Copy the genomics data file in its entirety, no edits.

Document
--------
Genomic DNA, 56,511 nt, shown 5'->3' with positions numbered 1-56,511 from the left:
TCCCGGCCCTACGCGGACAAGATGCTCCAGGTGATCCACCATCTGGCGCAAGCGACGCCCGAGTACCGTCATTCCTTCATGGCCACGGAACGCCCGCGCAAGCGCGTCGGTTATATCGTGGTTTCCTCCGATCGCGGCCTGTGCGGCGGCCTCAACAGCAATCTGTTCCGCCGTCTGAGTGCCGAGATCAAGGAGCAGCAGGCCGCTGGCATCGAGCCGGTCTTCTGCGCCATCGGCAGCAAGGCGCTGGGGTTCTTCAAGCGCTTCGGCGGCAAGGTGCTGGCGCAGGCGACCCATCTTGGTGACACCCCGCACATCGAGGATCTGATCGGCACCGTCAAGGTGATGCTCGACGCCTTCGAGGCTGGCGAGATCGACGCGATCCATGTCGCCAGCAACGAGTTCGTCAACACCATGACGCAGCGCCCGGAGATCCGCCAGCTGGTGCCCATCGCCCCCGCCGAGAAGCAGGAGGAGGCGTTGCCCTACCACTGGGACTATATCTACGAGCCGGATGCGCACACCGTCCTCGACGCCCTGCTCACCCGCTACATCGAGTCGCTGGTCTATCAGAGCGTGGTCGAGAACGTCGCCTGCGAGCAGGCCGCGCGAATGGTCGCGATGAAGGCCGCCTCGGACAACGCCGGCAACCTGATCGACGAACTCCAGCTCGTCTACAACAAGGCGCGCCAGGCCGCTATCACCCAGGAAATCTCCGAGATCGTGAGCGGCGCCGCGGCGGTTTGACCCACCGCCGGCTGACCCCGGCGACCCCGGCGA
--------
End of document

Genomic DNA, 56,511 nt, shown 5'->3' with positions numbered 1-56,511 from the left:
TCCCGGCCCTACGCGGACAAGATGCTCCAGGTGATCCACCATCTGGCGCAAGCGACGCCCGAGTACCGTCATTCCTTCATGGCCACGGAACGCCCGCGCAAGCGCGTCGGTTATATCGTGGTTTCCTCCGATCGCGGCCTGTGCGGCGGCCTCAACAGCAATCTGTTCCGCCGTCTGAGTGCCGAGATCAAGGAGCAGCAGGCCGCTGGCATCGAGCCGGTCTTCTGCGCCATCGGCAGCAAGGCGCTGGGGTTCTTCAAGCGCTTCGGCGGCAAGGTGCTGGCGCAGGCGACCCATCTTGGTGACACCCCGCACATCGAGGATCTGATCGGCACCGTCAAGGTGATGCTCGACGCCTTCGAGGCTGGCGAGATCGACGCGATCCATGTCGCCAGCAACGAGTTCGTCAACACCATGACGCAGCGCCCGGAGATCCGCCAGCTGGTGCCCATCGCCCCCGCCGAGAAGCAGGAGGAGGCGTTGCCCTACCACTGGGACTATATCTACGAGCCGGATGCGCACACCGTCCTCGACGCCCTGCTCACCCGCTACATCGAGTCGCTGGTCTATCAGAGCGTGGTCGAGAACGTCGCCTGCGAGCAGGCCGCGCGAATGGTCGCGATGAAGGCCGCCTCGGACAACGCCGGCAACCTGATCGACGAACTCCAGCTCGTCTACAACAAGGCGCGCCAGGCCGCTATCACCCAGGAAATCTCCGAGATCGTGAGCGGCGCCGCGGCGGTTTGACCCACCGCCGGCTGACCCCGGCGACCCCGGCGA